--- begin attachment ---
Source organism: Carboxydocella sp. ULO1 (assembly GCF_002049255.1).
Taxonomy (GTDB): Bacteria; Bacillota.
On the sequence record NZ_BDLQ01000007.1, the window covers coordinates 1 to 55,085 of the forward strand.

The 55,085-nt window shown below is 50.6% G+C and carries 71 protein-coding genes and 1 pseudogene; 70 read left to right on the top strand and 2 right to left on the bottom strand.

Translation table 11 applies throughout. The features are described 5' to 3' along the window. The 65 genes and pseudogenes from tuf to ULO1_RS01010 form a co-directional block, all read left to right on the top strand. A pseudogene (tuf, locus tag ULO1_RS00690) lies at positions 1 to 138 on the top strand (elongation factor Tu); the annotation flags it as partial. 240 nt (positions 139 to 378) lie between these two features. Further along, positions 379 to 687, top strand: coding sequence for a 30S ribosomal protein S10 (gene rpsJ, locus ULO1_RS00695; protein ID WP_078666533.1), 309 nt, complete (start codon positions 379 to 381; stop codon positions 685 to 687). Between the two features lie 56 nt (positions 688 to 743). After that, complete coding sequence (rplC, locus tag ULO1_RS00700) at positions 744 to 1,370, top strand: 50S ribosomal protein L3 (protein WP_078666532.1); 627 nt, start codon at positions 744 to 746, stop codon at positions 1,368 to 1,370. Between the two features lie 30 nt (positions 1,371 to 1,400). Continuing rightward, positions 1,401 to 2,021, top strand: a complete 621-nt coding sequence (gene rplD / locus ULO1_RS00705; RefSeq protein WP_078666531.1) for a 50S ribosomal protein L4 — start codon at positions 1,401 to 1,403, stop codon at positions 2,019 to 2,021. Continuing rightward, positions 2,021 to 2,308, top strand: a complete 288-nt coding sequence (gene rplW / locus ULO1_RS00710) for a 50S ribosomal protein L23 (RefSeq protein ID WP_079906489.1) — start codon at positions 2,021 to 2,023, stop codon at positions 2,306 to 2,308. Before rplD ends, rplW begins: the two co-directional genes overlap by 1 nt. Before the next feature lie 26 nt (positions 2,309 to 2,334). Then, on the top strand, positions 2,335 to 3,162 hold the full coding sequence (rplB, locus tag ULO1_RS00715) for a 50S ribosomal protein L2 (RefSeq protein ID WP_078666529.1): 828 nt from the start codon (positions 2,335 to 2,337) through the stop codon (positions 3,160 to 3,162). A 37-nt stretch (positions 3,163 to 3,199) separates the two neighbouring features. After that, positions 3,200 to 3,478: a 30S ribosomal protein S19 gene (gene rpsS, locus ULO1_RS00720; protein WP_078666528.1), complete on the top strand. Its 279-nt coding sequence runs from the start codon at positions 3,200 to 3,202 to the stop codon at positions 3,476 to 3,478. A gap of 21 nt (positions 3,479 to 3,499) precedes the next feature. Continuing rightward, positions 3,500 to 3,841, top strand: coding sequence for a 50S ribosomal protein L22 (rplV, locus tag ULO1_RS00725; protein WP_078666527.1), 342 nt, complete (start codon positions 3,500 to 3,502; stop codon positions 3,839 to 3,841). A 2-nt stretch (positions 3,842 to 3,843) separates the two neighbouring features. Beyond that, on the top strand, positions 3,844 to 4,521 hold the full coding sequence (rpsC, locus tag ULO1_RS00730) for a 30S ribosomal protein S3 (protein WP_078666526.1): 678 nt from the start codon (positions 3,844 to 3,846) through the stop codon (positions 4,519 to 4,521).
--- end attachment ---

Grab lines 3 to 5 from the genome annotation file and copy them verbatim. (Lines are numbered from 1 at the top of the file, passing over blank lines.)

On the sequence record NZ_BDLQ01000007.1, the window covers coordinates 1 to 55,085 of the forward strand.

The 55,085-nt window shown below is 50.6% G+C and carries 71 protein-coding genes and 1 pseudogene; 70 read left to right on the top strand and 2 right to left on the bottom strand.

Translation table 11 applies throughout. The features are described 5' to 3' along the window. The 65 genes and pseudogenes from tuf to ULO1_RS01010 form a co-directional block, all read left to right on the top strand. A pseudogene (tuf, locus tag ULO1_RS00690) lies at positions 1 to 138 on the top strand (elongation factor Tu); the annotation flags it as partial. 240 nt (positions 139 to 378) lie between these two features. Further along, positions 379 to 687, top strand: coding sequence for a 30S ribosomal protein S10 (gene rpsJ, locus ULO1_RS00695; protein ID WP_078666533.1), 309 nt, complete (start codon positions 379 to 381; stop codon positions 685 to 687). Between the two features lie 56 nt (positions 688 to 743). After that, complete coding sequence (rplC, locus tag ULO1_RS00700) at positions 744 to 1,370, top strand: 50S ribosomal protein L3 (protein WP_078666532.1); 627 nt, start codon at positions 744 to 746, stop codon at positions 1,368 to 1,370. Between the two features lie 30 nt (positions 1,371 to 1,400). Continuing rightward, positions 1,401 to 2,021, top strand: a complete 621-nt coding sequence (gene rplD / locus ULO1_RS00705; RefSeq protein WP_078666531.1) for a 50S ribosomal protein L4 — start codon at positions 1,401 to 1,403, stop codon at positions 2,019 to 2,021. Continuing rightward, positions 2,021 to 2,308, top strand: a complete 288-nt coding sequence (gene rplW / locus ULO1_RS00710) for a 50S ribosomal protein L23 (RefSeq protein ID WP_079906489.1) — start codon at positions 2,021 to 2,023, stop codon at positions 2,306 to 2,308. Before rplD ends, rplW begins: the two co-directional genes overlap by 1 nt. Before the next feature lie 26 nt (positions 2,309 to 2,334). Then, on the top strand, positions 2,335 to 3,162 hold the full coding sequence (rplB, locus tag ULO1_RS00715) for a 50S ribosomal protein L2 (RefSeq protein ID WP_078666529.1): 828 nt from the start codon (positions 2,335 to 2,337) through the stop codon (positions 3,160 to 3,162). A 37-nt stretch (positions 3,163 to 3,199) separates the two neighbouring features. After that, positions 3,200 to 3,478: a 30S ribosomal protein S19 gene (gene rpsS, locus ULO1_RS00720; protein WP_078666528.1), complete on the top strand. Its 279-nt coding sequence runs from the start codon at positions 3,200 to 3,202 to the stop codon at positions 3,476 to 3,478. A gap of 21 nt (positions 3,479 to 3,499) precedes the next feature. Continuing rightward, positions 3,500 to 3,841, top strand: coding sequence for a 50S ribosomal protein L22 (rplV, locus tag ULO1_RS00725; protein WP_078666527.1), 342 nt, complete (start codon positions 3,500 to 3,502; stop codon positions 3,839 to 3,841). A 2-nt stretch (positions 3,842 to 3,843) separates the two neighbouring features. Beyond that, on the top strand, positions 3,844 to 4,521 hold the full coding sequence (rpsC, locus tag ULO1_RS00730) for a 30S ribosomal protein S3 (protein WP_078666526.1): 678 nt from the start codon (positions 3,844 to 3,846) through the stop codon (positions 4,519 to 4,521).